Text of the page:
AI May Not Steal Your Job, but It Could Stop You Getting Hired

If you’ve worried that candidate-screening algorithms could be standing between you and your dream job, reading Hilke Schellmann’s The Algorithm won’t ease your mind. The investigative reporter and NYU journalism professor’s new book demystifies how HR departments use automation software that not only propagate bias, but fail at the thing they claim to do: find the best candidate for the job.

Schellmann posed as a prospective job hunter to test some of this software, which ranges from résumé screeners and video-game-based tests to personality assessments that analyze facial expressions, vocal intonations, and social media behavior. One tool rated her as a high match for a job even though she spoke nonsense to it in German. A personality assessment algorithm gave her high marks for “steadiness” based on her Twitter use and a low rating based on her LinkedIn profile.

It’s enough to make you want to delete your LinkedIn account and embrace homesteading, but Schellmann has uplifting insights too. In an interview that has been edited for length and clarity, she suggested how society could rein in biased HR technology and offered practical tips for job seekers on how to beat the bots.

Caitlin Harrington: You’ve reported on the use of AI in hiring for The Wall Street Journal, MIT Technology Review, and The Guardian over the past several years. At what point did you think, I’ve got a book here?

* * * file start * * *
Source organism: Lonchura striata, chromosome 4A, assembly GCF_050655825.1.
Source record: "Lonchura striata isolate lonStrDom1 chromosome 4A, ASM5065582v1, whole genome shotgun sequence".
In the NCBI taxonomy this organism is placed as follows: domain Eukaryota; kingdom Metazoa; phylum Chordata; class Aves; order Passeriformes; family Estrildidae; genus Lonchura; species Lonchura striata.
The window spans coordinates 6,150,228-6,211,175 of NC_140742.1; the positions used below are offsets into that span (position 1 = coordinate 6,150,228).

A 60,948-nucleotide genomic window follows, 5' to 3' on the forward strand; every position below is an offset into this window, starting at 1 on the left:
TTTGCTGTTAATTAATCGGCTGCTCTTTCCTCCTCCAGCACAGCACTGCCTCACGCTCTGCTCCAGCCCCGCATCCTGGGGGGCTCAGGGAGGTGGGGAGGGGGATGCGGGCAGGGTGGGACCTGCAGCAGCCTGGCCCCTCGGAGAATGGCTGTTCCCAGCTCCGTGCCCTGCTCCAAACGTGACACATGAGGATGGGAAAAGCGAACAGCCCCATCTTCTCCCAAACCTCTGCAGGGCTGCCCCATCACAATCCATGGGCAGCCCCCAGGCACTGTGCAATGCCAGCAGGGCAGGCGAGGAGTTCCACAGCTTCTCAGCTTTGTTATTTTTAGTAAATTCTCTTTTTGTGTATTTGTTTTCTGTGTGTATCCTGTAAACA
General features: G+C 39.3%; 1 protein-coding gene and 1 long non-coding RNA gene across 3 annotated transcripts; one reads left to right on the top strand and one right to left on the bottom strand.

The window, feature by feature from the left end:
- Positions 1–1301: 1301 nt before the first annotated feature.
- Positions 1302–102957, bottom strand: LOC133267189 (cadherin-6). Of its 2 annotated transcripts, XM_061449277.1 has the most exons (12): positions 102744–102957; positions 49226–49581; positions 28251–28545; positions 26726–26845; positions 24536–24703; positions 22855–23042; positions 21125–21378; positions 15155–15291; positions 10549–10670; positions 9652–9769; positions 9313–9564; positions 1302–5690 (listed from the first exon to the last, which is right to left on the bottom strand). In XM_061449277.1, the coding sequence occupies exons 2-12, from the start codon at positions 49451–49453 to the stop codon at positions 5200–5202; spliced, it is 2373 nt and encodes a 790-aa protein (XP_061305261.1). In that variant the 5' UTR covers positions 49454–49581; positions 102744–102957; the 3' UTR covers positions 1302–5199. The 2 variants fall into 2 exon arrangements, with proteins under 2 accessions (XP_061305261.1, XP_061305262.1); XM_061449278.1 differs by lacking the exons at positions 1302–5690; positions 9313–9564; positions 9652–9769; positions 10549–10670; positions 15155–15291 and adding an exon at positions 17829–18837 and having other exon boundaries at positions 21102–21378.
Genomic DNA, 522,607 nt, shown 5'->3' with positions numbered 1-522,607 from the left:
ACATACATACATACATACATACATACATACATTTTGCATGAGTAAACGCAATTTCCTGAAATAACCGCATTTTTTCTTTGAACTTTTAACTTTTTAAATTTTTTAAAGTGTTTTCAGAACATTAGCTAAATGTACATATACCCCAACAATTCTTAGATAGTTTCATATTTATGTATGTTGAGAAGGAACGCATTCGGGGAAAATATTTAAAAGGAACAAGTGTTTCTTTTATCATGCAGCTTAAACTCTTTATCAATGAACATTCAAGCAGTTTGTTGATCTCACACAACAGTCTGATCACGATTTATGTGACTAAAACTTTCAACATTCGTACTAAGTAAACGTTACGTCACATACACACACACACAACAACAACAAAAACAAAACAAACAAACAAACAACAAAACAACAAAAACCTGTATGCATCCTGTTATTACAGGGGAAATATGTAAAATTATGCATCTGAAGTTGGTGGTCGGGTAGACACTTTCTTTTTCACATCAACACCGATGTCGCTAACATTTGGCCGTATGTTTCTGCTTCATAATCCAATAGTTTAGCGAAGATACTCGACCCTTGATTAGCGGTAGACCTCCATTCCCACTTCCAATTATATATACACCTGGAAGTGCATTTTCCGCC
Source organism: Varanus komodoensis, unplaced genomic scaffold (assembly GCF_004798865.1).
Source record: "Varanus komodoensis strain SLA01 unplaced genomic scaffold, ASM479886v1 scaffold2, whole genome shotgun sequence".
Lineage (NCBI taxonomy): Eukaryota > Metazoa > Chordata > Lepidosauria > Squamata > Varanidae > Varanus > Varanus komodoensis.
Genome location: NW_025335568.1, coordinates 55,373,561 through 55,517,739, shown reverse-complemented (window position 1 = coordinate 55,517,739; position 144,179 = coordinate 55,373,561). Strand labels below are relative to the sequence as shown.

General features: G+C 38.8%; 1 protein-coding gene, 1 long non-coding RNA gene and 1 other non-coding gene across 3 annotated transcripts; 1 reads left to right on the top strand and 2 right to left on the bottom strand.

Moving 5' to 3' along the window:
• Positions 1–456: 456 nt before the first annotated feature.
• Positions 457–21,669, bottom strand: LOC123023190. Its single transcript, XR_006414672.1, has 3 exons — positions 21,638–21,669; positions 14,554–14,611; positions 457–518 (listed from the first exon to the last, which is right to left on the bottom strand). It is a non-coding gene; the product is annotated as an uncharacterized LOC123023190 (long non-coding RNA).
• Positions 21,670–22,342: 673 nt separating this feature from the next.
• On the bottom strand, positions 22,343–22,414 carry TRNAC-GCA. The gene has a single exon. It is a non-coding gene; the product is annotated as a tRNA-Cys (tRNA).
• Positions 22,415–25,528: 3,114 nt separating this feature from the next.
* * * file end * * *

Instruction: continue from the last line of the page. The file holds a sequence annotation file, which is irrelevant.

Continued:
Hilke Schellmann: One was when I went to one of the first HR tech conferences in 2018 and encountered AI tools entering the market. There were like 10,000 people, hundreds of vendors, a lot of buyers and big companies. I realized this was a gigantic market, and it was taking over HR.

Software companies often present their products as a way to remove human bias from hiring. But of course AI can absorb and reproduce the bias of the training data it ingests. You discovered one résumé screener that adjusted a candidate’s scores when it detected the phrase “African American” on their résumé.

Schellmann: Of course companies will say their tools ​​don’t have bias, but how have they been tested? Has anyone looked into this who doesn’t work at the company? One company’s manual stated that their hiring AI was trained on data from 18- to 25-year-old college students. They might have just found something very specific to 18- to 25-year-olds that’s not applicable to other workers the tool was used on.

There’s only so much damage a human hiring manager can do, and obviously we should try to prevent that. But an algorithm that is used to score hundreds of thousands of workers, if it is faulty, can damage so many more people than any one human.

Now obviously, the vendors don’t want people to look into the black boxes. But I think employers also shy away from looking because then they have plausible deniability. If they find any problems, there might be 500,000 people who have applied for a job and might have a claim. That’s why we need to mandate more transparency and testing.

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